Gifting assets to loved ones is one of the simplest ways of reducing your taxable estate. However, what may not be as simple is determining whether you need to file a federal gift tax return (Form 709) for the year in which those gifts are made. With the April 17 filing deadline approaching, now is the time to find out an answer.
When a Gift Tax Return is Required:
A Form 709 is required if you:
When a Gift Tax Return is not Required:
No Form 709 is required if you:
If you transferred hard-to-value property, such as artwork or interests in a family-owned business, consider filing a gift tax return even if you’re not required to do so. Adequate disclosure of the transfers reported on a gift tax return triggers the running of the statute of limitations, generally preventing the IRS from challenging your valuations more than three years after you file.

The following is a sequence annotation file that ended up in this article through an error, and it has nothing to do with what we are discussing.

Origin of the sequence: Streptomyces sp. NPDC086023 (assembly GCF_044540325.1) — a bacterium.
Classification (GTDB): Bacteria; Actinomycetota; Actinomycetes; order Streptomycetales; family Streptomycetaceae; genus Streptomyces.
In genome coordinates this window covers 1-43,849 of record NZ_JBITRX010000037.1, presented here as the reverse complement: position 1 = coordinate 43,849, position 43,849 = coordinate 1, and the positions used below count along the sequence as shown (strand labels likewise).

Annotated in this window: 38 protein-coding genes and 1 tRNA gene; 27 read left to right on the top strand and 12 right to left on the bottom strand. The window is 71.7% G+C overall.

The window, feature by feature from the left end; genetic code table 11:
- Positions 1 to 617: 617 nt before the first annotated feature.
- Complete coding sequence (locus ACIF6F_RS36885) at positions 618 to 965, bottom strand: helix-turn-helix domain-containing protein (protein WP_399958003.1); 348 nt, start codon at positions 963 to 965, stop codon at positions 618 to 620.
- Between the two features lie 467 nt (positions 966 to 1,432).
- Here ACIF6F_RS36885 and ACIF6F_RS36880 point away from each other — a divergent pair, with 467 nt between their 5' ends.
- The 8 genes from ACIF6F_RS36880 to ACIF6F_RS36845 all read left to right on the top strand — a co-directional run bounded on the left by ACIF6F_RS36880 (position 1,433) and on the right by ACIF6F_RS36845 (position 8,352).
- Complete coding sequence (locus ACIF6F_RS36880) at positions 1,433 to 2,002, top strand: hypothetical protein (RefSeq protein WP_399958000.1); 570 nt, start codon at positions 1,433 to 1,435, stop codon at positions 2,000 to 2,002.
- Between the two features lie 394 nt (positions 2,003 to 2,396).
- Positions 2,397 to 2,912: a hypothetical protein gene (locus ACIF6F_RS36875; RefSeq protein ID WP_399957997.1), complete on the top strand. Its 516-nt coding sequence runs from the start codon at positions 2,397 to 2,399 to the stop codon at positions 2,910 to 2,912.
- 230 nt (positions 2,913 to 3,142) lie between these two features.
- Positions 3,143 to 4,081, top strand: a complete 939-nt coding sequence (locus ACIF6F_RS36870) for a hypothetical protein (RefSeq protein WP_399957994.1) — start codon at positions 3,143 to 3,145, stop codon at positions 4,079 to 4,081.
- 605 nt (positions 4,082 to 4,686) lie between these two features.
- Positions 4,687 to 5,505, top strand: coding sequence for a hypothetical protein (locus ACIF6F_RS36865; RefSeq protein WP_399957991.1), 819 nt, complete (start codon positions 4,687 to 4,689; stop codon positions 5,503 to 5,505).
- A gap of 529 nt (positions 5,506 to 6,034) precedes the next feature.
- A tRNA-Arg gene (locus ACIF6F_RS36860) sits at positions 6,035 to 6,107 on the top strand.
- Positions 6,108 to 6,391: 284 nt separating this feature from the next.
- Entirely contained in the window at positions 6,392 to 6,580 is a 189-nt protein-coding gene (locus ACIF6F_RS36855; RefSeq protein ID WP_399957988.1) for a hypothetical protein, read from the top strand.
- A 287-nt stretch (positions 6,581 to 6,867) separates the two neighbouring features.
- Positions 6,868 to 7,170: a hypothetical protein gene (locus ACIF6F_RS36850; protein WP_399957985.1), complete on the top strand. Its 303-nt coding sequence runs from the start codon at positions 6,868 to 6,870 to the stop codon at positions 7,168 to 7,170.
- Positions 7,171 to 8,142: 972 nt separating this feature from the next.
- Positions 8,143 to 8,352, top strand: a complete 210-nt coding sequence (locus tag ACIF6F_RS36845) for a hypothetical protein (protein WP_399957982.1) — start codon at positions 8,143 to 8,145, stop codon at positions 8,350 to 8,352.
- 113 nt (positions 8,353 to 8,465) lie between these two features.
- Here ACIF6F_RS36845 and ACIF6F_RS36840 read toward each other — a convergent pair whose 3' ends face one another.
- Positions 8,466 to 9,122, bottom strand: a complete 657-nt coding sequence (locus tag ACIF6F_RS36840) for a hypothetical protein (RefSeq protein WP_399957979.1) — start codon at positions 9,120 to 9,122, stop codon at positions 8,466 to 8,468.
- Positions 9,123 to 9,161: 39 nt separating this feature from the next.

In some cases it’s even advisable to file a gift tax return to report nongifts - such as the sale of assets to a family member or a trust. Again, filing a gift tax return triggers the running of the statute of limitations and prevents the IRS from claiming, more than three years after you file the return, that the assets were undervalued and, therefore, partially taxable.
Contact us if you made gifts last year and are unsure if you should file a gift tax return. I can be reached at SDitman@BerdonLLP.com or contact to your Berdon advisor.
Scott T. Ditman, a tax partner and Chair, Personal Wealth Services at Berdon LLP, advises high net worth individuals and family/owner-managed business clients on building, preserving, and transferring wealth, estate and income tax issues, and succession and financial planning.